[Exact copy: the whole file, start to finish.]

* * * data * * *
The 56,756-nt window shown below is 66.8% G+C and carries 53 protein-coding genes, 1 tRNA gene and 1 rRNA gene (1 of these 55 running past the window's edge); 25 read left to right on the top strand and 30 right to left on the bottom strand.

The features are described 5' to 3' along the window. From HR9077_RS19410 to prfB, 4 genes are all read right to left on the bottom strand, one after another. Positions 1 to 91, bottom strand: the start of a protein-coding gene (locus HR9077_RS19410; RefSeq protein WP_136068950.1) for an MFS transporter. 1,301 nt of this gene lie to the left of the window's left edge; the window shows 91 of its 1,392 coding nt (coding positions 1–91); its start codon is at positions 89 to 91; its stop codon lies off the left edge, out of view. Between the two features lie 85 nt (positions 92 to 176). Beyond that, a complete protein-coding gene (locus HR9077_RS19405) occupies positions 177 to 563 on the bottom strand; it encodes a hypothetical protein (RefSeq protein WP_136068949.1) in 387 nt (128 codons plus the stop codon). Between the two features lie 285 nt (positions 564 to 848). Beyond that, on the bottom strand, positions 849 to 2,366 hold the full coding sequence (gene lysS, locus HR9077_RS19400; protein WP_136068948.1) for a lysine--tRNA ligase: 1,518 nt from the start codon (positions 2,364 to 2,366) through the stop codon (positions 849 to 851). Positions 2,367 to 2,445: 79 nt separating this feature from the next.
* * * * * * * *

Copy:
The 56,756-nt window shown below is 66.8% G+C and carries 53 protein-coding genes, 1 tRNA gene and 1 rRNA gene (1 of these 55 running past the window's edge); 25 read left to right on the top strand and 30 right to left on the bottom strand.

The features are described 5' to 3' along the window. From HR9077_RS19410 to prfB, 4 genes are all read right to left on the bottom strand, one after another. Positions 1 to 91, bottom strand: the start of a protein-coding gene (locus HR9077_RS19410; RefSeq protein WP_136068950.1) for an MFS transporter. 1,301 nt of this gene lie to the left of the window's left edge; the window shows 91 of its 1,392 coding nt (coding positions 1–91); its start codon is at positions 89 to 91; its stop codon lies off the left edge, out of view. Between the two features lie 85 nt (positions 92 to 176). Beyond that, a complete protein-coding gene (locus HR9077_RS19405) occupies positions 177 to 563 on the bottom strand; it encodes a hypothetical protein (RefSeq protein WP_136068949.1) in 387 nt (128 codons plus the stop codon). Between the two features lie 285 nt (positions 564 to 848). Beyond that, on the bottom strand, positions 849 to 2,366 hold the full coding sequence (gene lysS, locus HR9077_RS19400; protein WP_136068948.1) for a lysine--tRNA ligase: 1,518 nt from the start codon (positions 2,364 to 2,366) through the stop codon (positions 849 to 851). Positions 2,367 to 2,445: 79 nt separating this feature from the next.